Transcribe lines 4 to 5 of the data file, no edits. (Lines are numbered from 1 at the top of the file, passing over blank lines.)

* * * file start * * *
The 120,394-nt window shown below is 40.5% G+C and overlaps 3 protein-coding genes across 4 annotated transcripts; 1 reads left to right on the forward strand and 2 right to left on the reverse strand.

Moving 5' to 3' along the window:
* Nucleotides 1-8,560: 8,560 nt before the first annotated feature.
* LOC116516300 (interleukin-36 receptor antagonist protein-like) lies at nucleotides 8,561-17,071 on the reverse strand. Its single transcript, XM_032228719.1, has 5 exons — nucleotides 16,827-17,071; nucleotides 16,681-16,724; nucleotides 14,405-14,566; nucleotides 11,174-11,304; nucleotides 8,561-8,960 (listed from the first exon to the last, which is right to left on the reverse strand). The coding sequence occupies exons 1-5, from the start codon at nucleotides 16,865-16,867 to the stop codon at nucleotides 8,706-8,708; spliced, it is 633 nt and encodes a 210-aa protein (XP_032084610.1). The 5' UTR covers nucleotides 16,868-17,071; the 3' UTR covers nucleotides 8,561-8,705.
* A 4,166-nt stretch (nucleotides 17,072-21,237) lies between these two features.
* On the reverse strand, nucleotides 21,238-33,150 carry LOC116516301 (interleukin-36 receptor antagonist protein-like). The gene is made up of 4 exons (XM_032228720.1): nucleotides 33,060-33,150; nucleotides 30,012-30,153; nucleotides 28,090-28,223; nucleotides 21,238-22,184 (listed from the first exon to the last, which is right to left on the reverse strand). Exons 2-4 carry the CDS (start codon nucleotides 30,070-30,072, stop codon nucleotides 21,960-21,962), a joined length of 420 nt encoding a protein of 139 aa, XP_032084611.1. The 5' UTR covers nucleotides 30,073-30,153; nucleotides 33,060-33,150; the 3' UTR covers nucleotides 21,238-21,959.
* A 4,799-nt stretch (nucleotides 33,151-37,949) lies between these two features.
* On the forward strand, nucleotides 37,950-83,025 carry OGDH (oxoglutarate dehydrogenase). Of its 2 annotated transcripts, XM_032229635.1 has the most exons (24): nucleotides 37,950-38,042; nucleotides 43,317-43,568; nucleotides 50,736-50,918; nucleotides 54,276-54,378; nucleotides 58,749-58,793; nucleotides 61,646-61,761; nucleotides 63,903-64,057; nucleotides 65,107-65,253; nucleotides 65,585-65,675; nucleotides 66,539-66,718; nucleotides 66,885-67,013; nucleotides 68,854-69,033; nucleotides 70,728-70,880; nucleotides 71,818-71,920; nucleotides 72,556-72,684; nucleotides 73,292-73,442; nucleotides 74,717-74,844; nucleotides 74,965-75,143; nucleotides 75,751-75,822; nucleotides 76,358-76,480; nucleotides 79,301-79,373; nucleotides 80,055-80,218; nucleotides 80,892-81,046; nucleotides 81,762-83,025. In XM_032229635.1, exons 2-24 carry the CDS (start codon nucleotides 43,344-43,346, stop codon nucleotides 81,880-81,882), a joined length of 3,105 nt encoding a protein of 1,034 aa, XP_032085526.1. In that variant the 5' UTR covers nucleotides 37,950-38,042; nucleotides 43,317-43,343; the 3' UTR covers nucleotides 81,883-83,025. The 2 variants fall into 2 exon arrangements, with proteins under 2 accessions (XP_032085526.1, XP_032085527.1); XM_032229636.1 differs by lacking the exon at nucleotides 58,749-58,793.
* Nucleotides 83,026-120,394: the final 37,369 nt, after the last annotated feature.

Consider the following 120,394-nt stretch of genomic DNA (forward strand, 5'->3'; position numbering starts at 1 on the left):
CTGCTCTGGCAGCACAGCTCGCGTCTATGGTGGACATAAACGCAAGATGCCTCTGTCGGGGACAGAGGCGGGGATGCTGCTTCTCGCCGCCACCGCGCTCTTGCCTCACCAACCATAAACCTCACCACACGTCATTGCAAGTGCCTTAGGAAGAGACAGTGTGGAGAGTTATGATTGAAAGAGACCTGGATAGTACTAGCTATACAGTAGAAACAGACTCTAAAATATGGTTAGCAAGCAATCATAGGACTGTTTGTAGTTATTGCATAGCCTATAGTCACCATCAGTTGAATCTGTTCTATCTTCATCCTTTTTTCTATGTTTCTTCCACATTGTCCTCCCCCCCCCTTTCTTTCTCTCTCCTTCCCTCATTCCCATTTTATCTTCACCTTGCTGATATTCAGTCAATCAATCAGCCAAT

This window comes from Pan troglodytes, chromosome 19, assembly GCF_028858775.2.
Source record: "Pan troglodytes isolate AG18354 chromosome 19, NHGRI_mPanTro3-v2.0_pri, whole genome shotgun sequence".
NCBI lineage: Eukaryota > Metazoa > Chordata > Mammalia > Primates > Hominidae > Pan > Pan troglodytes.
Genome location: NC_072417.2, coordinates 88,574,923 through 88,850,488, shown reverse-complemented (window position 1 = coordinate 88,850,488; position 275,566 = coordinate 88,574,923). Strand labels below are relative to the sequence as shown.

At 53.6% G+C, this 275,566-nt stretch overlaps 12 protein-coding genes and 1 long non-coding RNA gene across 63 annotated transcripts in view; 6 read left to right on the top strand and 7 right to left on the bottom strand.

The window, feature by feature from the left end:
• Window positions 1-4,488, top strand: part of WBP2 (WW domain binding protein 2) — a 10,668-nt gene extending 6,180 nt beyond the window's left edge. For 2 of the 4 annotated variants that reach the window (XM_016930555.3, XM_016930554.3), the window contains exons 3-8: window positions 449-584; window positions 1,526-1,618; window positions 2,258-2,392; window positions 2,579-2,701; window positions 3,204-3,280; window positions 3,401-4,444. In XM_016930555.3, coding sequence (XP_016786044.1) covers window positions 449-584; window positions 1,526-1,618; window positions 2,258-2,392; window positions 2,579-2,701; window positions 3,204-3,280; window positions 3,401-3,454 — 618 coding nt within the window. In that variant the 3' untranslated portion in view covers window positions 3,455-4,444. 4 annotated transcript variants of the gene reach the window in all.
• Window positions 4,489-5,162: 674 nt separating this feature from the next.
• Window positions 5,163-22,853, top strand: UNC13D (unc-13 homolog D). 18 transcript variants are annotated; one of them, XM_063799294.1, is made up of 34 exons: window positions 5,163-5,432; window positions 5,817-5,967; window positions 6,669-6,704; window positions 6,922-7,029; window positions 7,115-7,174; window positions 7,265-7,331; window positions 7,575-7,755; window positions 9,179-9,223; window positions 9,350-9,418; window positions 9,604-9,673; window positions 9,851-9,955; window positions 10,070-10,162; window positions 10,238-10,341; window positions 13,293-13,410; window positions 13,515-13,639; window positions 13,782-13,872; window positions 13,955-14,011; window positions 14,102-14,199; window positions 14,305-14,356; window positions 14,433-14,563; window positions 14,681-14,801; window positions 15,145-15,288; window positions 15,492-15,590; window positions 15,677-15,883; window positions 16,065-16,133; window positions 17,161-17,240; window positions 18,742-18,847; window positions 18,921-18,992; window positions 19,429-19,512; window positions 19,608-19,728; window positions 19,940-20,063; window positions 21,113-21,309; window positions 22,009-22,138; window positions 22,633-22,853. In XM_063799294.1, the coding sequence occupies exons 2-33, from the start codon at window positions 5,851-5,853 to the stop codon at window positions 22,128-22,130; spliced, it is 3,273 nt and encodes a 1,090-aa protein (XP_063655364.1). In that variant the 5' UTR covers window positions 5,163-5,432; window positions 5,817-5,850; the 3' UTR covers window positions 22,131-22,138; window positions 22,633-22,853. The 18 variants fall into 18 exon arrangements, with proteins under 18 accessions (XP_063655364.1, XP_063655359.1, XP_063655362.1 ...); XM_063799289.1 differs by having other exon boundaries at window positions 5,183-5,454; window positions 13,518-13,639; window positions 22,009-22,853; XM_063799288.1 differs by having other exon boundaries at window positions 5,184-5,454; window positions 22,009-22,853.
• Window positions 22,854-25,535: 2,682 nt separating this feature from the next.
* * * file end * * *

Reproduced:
* LOC116516300 (interleukin-36 receptor antagonist protein-like) lies at nucleotides 8,561-17,071 on the reverse strand. Its single transcript, XM_032228719.1, has 5 exons — nucleotides 16,827-17,071; nucleotides 16,681-16,724; nucleotides 14,405-14,566; nucleotides 11,174-11,304; nucleotides 8,561-8,960 (listed from the first exon to the last, which is right to left on the reverse strand). The coding sequence occupies exons 1-5, from the start codon at nucleotides 16,865-16,867 to the stop codon at nucleotides 8,706-8,708; spliced, it is 633 nt and encodes a 210-aa protein (XP_032084610.1). The 5' UTR covers nucleotides 16,868-17,071; the 3' UTR covers nucleotides 8,561-8,705.
* A 4,166-nt stretch (nucleotides 17,072-21,237) lies between these two features.